The EU countries likely won’t cut a bespoke deal

Nothing is certain of course, however all the signals from the EU countries are that its Freedom of Movement as part of Single market or no deal.  Even if you ignore the messaging, it’s just common sense:

  • The EU is far more important to itself than the UK export market
  • It’s not “mass uncontrolled immigration” to the EU countries, its free movement of people and is fundamental to the way of life for the Europeans, just as it is to those living in Northern Ireland and the Republic of Ireland.

We have very little leverage in reality, despite what Vote Leave may have said.

Poll: Economy or Immigration? Pick one

What price a free trade deal-01

So far, the following question has not been explicitly asked of the public, namely should the government:

  1. Favour reducing immigration at the expense of the economy and other EU benefits or
  2. Favour the economy and other EU benefits rather than reducing immigration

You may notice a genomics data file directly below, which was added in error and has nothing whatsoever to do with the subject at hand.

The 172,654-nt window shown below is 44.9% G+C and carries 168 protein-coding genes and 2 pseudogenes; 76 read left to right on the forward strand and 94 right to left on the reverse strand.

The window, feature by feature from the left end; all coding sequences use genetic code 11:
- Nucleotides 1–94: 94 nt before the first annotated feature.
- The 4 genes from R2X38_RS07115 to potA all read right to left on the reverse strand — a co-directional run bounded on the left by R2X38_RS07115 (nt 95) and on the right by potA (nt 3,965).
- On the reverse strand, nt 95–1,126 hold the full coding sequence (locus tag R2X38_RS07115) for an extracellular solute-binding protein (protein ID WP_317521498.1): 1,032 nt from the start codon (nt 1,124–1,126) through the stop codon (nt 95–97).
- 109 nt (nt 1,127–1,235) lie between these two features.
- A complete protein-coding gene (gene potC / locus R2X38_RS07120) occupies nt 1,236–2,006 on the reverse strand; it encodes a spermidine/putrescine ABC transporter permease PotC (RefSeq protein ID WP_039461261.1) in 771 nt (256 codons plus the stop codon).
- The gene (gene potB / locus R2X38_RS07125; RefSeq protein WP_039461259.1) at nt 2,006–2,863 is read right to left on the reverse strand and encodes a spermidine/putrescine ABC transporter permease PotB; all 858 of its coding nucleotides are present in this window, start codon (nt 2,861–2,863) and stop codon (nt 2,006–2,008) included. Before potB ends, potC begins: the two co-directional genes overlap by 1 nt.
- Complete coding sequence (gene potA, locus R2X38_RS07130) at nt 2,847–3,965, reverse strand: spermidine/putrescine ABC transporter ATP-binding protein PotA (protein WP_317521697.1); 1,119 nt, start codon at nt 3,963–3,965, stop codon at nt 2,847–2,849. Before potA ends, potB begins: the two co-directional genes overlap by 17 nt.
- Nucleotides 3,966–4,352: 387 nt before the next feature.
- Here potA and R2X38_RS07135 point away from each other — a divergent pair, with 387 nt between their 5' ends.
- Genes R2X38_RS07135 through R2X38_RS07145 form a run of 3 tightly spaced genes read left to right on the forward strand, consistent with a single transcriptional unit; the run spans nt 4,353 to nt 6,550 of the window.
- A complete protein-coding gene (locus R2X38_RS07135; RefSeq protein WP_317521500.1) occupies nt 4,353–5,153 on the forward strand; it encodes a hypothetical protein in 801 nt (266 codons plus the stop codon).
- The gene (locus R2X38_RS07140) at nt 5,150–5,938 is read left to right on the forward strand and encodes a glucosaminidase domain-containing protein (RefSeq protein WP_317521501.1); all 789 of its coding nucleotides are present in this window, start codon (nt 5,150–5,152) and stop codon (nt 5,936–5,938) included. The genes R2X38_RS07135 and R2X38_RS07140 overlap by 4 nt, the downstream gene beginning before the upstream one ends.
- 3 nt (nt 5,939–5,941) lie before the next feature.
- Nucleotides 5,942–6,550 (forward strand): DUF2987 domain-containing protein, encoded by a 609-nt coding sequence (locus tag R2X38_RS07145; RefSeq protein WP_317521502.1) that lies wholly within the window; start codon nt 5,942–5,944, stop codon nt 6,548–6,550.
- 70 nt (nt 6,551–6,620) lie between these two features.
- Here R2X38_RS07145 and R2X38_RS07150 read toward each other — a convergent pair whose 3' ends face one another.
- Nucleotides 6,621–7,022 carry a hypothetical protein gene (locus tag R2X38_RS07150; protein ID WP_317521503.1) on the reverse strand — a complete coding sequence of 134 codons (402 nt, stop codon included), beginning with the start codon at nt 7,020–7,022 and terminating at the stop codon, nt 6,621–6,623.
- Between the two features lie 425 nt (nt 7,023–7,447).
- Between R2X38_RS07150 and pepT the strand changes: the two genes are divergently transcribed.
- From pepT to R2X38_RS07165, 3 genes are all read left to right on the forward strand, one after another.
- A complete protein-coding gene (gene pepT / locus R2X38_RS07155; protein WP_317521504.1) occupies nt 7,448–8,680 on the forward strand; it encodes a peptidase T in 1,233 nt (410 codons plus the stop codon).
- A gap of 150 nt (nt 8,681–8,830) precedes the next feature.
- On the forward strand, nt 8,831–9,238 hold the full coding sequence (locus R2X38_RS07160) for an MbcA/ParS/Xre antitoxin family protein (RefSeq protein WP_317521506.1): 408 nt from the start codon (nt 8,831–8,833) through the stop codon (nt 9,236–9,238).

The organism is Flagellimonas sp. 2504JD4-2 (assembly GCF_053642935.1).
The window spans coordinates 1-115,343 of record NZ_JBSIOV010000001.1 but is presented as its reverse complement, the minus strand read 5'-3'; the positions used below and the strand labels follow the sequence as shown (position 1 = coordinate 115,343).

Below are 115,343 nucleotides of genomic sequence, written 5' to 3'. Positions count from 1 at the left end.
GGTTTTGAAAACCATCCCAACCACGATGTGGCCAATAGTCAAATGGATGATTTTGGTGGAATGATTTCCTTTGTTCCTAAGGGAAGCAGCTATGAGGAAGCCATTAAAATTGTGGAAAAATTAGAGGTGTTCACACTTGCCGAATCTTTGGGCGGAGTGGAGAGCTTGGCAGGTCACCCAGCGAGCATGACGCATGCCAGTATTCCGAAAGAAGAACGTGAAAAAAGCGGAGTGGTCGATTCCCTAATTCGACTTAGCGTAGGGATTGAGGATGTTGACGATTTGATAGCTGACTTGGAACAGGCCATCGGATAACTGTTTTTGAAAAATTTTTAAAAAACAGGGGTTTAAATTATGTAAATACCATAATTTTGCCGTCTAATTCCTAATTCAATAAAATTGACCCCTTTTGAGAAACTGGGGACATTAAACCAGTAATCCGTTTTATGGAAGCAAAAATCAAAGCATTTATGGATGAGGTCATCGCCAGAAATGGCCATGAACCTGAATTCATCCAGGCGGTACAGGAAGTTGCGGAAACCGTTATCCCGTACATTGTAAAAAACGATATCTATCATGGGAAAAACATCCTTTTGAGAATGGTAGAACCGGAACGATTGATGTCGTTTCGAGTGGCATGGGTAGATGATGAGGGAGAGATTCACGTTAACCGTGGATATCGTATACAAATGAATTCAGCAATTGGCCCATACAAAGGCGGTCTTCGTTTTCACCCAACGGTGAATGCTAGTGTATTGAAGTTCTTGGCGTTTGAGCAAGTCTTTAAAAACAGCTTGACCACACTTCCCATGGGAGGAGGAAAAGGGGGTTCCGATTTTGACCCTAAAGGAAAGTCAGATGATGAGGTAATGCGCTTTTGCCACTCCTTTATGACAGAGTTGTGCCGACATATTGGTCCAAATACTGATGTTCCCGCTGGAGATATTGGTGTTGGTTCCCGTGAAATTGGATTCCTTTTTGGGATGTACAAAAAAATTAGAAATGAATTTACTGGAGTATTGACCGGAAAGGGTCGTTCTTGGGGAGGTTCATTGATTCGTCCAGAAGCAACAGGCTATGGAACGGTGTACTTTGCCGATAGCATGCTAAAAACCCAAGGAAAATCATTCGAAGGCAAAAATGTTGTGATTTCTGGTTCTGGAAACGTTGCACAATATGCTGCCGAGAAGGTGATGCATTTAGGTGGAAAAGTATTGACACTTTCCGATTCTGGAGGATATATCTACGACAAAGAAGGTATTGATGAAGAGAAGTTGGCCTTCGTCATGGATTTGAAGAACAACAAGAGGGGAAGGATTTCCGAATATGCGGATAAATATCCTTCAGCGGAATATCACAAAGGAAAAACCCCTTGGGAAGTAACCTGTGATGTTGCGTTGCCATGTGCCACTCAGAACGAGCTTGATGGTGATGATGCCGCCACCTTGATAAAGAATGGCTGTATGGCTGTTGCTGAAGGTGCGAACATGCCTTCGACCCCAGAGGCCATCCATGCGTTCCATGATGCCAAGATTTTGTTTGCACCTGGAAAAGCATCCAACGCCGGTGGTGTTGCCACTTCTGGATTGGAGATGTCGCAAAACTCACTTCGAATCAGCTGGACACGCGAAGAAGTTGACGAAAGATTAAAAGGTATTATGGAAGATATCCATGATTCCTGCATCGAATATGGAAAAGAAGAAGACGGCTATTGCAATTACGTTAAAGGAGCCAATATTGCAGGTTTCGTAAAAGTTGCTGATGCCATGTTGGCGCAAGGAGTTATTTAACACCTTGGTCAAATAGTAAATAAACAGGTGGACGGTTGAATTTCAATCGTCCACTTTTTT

In reality this will be the stark choice, and although many will pick (1), and many would like to pick (1), when put in those terms a clear majority will pick (2).  I would suggest even a majority of the 52% would pick (2). We can “plan” all we want, in the end it will likely reduce down to this, because the UK is one player against 31.

False Choices

So, on to the various discussions apparently happening in Government, and the latest incarnation of Stronger in, Open Britain.  On their website they say:

For an Open Britain to be a fairer Britain we must reject false choices, whether between being open to the world and remaining in the EU’s single market; whether between a competitive economy and protections for workers and consumers; between being open to talent and having greater control over immigration; or between embracing change and valuing tradition

Later they also say however:

Free movement of people cannot continue as it has done. It has to be reformed.

So, given what I’ve covered so far, I would suggest the following. Immigration has not been bad for this country, nor is a majority against it.  The single market is incredibly important for the UK and unless and until a clear majority state that reducing immigration is more important than a strong economy we should not act as though that reduction is our overriding priority.  Losing free movement even by itself would be a bad move for the country, to lose the single market as well over it would be a double tragedy.